Where Dallas Is and Isn't Making Money, or: Oncor Had a Very Good Summer, AT&T Less So
This afternoon at 1, the city council's Budget, Finance, and Audit Committee will get together with a jam-packed agenda that will include an appearance by City Auditor Craig Kinton, who will outline his FY2012 to-do list. (Which includes a look-see at the city's ethics, as in: "Assess and evaluate the design and effectiveness of the City's ethics program and activities.") And in advance of that meeting, the city was also handed this FYI -- the latest snapshot at revenues and expenses provided by City Manager Mary Suhm, which stops keeping count at July 31 and says that general fund revenues are close to $3 million below budget while expenses are $4.5 below budget.
The reasons for both are myriad. Let's highlight some of 'em. On the plus side, Oncor revenues are way up, by some $3.58 million, due to "an increase in consumption as a result of abnormal weather." But AT&T franchise revenues are down by $1.6 million "due to customers witching to other providers and also switching to wireless service." And, yet again, red-light camera revenues are down by $1.09 million. The reason: "increased compliance and delays in adding and relocating cameras."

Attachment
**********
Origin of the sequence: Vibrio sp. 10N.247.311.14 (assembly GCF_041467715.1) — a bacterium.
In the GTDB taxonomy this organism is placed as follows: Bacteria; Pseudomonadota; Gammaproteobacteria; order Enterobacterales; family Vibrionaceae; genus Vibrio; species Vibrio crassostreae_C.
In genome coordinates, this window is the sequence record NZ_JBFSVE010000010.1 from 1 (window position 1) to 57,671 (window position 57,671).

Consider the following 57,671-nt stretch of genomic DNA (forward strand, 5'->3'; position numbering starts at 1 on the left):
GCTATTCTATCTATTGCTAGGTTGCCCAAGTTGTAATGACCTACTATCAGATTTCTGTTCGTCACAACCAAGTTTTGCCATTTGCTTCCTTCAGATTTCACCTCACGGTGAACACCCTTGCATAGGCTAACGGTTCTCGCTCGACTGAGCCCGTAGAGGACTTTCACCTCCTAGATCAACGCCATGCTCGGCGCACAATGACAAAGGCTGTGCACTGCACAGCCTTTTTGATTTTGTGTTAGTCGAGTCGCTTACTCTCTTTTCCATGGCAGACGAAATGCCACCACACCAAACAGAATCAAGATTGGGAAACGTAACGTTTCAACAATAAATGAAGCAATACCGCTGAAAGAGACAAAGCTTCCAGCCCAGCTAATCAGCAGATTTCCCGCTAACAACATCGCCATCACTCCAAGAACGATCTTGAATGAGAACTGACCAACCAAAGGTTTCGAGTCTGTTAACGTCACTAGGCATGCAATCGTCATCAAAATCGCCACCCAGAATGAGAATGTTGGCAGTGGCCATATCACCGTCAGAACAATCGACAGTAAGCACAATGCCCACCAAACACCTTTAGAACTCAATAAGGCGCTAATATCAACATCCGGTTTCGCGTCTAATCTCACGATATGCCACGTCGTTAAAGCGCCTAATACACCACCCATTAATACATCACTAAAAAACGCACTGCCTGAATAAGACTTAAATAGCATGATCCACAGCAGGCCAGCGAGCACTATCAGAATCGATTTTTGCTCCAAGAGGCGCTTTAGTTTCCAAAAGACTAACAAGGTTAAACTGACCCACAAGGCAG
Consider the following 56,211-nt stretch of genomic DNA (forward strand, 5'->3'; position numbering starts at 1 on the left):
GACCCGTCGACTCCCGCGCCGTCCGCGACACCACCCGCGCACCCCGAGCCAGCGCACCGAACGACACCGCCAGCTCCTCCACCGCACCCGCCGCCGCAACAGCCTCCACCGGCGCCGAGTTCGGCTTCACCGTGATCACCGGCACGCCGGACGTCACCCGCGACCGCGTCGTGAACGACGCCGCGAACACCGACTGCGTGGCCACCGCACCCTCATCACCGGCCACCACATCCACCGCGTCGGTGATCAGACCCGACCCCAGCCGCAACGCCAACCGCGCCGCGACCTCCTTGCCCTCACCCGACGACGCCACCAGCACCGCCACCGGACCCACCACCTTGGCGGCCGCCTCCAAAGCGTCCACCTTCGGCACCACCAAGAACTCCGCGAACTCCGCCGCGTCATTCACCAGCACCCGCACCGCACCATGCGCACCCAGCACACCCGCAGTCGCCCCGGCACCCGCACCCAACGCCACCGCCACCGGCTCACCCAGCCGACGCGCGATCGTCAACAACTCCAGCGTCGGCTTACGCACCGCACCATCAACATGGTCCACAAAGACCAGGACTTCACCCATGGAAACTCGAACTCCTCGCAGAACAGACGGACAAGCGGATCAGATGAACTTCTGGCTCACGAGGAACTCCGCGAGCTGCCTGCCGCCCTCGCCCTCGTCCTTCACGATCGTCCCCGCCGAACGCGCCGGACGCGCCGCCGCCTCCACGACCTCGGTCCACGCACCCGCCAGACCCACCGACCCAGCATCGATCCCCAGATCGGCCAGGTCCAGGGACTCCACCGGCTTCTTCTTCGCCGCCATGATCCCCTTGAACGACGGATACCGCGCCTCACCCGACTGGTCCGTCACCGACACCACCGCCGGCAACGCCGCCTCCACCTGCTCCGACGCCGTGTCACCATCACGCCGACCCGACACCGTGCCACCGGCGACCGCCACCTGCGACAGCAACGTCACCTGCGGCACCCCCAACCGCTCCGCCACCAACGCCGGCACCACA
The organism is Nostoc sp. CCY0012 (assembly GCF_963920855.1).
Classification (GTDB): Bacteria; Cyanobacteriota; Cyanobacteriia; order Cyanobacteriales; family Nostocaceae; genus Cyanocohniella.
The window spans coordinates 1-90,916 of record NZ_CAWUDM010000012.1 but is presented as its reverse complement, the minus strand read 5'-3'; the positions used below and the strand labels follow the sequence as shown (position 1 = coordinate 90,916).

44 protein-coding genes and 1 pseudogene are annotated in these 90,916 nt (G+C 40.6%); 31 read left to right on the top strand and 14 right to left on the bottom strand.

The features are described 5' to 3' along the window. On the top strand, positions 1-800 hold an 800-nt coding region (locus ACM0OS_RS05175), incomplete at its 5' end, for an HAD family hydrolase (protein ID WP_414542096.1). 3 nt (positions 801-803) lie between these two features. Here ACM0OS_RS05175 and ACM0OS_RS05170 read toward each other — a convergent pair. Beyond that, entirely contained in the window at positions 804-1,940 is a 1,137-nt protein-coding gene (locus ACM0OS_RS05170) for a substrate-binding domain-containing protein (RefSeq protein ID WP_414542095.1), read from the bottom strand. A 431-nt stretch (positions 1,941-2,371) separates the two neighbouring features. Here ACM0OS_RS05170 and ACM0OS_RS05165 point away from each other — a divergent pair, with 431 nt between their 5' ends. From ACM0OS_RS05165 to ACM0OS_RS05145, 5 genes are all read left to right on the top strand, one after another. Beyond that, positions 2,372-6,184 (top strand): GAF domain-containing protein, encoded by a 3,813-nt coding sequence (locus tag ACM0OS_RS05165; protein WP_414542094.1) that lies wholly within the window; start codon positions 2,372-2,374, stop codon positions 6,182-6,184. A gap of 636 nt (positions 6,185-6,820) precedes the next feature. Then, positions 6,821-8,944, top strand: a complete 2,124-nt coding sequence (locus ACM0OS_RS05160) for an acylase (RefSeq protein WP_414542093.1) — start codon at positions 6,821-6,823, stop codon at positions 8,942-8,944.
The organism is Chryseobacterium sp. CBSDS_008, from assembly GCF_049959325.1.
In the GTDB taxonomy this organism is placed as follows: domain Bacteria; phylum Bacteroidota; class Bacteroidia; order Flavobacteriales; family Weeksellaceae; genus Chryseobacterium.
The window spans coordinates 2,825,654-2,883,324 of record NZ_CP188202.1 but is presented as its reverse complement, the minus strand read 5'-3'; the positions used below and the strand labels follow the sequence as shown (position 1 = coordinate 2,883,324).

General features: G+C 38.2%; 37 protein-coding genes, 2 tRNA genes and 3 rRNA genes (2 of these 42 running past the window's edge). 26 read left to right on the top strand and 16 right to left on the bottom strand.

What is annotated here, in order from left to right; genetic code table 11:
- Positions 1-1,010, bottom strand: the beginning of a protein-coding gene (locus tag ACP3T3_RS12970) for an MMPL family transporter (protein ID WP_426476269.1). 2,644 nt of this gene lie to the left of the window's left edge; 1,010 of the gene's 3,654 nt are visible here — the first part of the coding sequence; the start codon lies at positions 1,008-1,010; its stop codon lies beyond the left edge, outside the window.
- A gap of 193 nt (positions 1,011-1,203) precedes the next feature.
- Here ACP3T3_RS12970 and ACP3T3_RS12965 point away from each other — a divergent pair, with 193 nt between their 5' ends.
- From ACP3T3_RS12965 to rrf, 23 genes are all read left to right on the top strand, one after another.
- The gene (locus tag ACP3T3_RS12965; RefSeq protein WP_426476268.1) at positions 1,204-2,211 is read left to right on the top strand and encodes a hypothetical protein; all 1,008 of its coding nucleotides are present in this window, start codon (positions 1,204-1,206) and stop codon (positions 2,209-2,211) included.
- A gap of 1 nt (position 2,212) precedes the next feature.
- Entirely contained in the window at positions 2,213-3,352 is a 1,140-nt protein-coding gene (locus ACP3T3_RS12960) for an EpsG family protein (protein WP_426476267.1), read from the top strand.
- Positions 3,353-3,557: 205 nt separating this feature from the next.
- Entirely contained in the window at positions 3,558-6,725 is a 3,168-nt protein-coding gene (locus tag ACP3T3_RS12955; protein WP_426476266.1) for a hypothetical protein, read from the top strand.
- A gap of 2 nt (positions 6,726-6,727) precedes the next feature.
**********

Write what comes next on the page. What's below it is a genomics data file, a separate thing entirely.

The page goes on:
Other things to note: Library-fine collections are down, park revenues are up, private disposal revenues are way down (by close to $5.4 million), the city's getting collecting fewer false-alarm fees than anticipated, and there's been a decrease in the number of folks getting birth and death certificates. Also: There's been a delay in starting up night court, and while delays in hiring in Sustainable Development have cost the city close to $200,000, Suhm says that construction revenues are actually way above the guesstimated amount (by $4 million) due to "an increase in construction activity," which is good news.
Get the This Week's Top Stories Newsletter
Every week we collect the latest news, music and arts stories — along with film and food reviews and the best things to do this week — so that you’ll never miss Observer's biggest stories.